Another potential issue is the port selection. You get two USB 3.2 Gen 2 Type-C, one USB 3.2 Gen 1 Type-A, one HDMI 2.1, and one microSD card reader. That’s fairly generous, except that there’s no audio jack. This isn’t as big of a problem now as it would’ve been a few years ago, but it could certainly be a dealbreaker for anyone who uses wired gear. (The device does ship with a dongle, but that still means your headphones or microphone will take up a USB-C port.) There’s also no Thunderbolt support since this is an AMD system.
Finally, the webcam is grainy and not great, even in decent light. It does support Windows Hello. (That’s the only biometric authentication; there’s no fingerprint reader.)
But the calling card of the ZenBook line isn’t build or ports; it’s portability. This ZenBook is actually a tad thicker and heavier than the Intel-based ZenBook 14, but it’s still thinner and lighter than the XPS at 2.5 pounds and dimensions of 11.97 x 7.99 x 0.55 inches.
Another fun feature modern ZenBooks have is NumberPad 2.0. If you tap a small icon in the top-right corner of the ZenBook 13 OLED’s touchpad, an LED numpad appears. I did accidentally whack this a couple of times while I was navigating but got better at avoiding it with practice. To Asus’ credit, you can still use the touchpad to navigate and click on things while the numpad is up without it thinking that you’re tapping numbers. Elsewhere, the touchpad is smooth and accurate, though the click sometimes came with a bit of rattle, and I occasionally saw some palm-rejection issues. The keyboard is more mushy than it is clicky, but it became fairly comfortable after I got used to it.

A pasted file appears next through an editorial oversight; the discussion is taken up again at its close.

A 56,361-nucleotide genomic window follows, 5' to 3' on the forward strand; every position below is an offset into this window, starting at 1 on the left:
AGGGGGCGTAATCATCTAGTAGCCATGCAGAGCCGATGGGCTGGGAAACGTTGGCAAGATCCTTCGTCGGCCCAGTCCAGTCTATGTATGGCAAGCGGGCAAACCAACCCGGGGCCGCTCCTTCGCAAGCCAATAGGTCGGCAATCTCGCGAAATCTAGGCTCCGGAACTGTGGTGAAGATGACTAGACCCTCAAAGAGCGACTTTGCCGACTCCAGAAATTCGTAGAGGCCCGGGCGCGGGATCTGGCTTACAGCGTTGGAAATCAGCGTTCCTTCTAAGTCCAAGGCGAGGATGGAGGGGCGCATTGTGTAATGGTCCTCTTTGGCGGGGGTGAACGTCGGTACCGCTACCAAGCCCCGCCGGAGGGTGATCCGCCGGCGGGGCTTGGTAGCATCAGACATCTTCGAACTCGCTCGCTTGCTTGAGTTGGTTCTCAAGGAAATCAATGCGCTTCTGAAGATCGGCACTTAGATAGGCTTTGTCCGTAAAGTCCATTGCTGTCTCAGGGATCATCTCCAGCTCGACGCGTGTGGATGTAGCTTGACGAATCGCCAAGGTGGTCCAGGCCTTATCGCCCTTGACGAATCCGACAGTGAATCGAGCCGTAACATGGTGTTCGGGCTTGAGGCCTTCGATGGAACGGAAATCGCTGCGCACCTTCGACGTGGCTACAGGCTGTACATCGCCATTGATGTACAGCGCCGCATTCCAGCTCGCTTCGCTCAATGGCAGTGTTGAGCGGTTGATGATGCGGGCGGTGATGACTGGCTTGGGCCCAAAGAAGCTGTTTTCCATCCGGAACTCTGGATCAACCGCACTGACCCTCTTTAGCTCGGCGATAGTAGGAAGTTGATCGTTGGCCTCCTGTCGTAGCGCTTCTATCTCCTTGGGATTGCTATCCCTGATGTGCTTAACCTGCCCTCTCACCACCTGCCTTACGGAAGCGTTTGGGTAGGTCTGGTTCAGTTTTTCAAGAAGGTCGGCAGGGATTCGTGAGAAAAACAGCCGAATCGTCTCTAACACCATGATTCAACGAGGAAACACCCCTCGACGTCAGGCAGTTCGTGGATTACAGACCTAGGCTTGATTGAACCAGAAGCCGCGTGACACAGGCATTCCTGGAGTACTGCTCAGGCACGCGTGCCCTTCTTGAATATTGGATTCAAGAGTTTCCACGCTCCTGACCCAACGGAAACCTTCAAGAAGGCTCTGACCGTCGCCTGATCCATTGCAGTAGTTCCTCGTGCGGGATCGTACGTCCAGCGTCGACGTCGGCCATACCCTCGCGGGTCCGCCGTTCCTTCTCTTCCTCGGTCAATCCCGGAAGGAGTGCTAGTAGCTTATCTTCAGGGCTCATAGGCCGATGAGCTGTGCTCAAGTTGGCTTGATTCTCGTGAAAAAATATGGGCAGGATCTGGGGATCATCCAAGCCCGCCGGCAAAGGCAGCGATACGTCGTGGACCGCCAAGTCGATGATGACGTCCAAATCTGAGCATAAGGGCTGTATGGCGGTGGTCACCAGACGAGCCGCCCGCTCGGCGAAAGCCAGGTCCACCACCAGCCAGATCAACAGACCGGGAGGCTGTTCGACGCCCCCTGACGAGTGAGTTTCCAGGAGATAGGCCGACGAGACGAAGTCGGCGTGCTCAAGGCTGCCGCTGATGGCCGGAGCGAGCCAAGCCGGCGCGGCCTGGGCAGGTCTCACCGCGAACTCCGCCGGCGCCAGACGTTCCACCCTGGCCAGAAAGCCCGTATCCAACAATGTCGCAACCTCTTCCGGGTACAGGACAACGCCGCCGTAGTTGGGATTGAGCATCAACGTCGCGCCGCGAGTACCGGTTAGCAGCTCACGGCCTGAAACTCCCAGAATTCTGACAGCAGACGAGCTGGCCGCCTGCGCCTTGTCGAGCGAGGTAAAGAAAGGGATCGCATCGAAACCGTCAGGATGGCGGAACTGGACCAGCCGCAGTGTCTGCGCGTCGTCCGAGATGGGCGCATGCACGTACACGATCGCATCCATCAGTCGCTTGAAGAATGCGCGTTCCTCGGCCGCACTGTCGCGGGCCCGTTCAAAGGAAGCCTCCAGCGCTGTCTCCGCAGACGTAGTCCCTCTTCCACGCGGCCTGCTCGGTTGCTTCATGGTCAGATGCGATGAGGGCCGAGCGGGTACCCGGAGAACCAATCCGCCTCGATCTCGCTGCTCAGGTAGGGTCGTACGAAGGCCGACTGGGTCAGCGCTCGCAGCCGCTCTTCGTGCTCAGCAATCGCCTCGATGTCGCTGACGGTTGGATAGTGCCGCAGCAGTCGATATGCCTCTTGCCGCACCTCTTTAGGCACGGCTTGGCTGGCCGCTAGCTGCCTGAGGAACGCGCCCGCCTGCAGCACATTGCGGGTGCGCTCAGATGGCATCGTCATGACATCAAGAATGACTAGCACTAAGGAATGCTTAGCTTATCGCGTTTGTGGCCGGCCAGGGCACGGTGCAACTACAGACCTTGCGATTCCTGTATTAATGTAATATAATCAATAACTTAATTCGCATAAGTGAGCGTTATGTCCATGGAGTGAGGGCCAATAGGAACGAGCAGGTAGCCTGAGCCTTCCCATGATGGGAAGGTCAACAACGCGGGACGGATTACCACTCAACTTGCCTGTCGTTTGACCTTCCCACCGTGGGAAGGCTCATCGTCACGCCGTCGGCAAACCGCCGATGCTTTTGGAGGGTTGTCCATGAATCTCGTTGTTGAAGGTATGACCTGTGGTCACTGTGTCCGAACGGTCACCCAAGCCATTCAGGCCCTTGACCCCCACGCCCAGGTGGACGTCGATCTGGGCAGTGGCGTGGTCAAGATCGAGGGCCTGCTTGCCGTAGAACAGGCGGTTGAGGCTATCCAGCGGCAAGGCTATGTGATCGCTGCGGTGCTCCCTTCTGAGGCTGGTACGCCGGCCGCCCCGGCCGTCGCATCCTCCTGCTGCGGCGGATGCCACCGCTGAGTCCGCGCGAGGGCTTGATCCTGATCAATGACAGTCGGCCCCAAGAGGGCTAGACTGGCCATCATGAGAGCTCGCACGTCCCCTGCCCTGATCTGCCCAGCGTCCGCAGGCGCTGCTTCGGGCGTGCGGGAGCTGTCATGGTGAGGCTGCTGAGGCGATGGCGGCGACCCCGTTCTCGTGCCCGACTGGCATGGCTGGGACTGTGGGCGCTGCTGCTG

For $1,000, the ZenBook 13 OLED is an impressive package. You get an efficient eight-core processor paired with an OLED display, in a thin and light chassis. There are some nice extra benefits (the LED numpad, the HDMI) and some drawbacks (the plastic look, the lack of headphone jack, the terrible webcam), but the screen and the processor are the stars of the show and the main considerations. While some of the drawbacks may be dealbreakers for some shoppers (they would be for me), many may see them as reasonable sacrifices in order to get this performance at this price point. If the latter is what you’re looking for, the ZenBook 13 OLED is one to consider.
Photography by Monica Chin / The Verge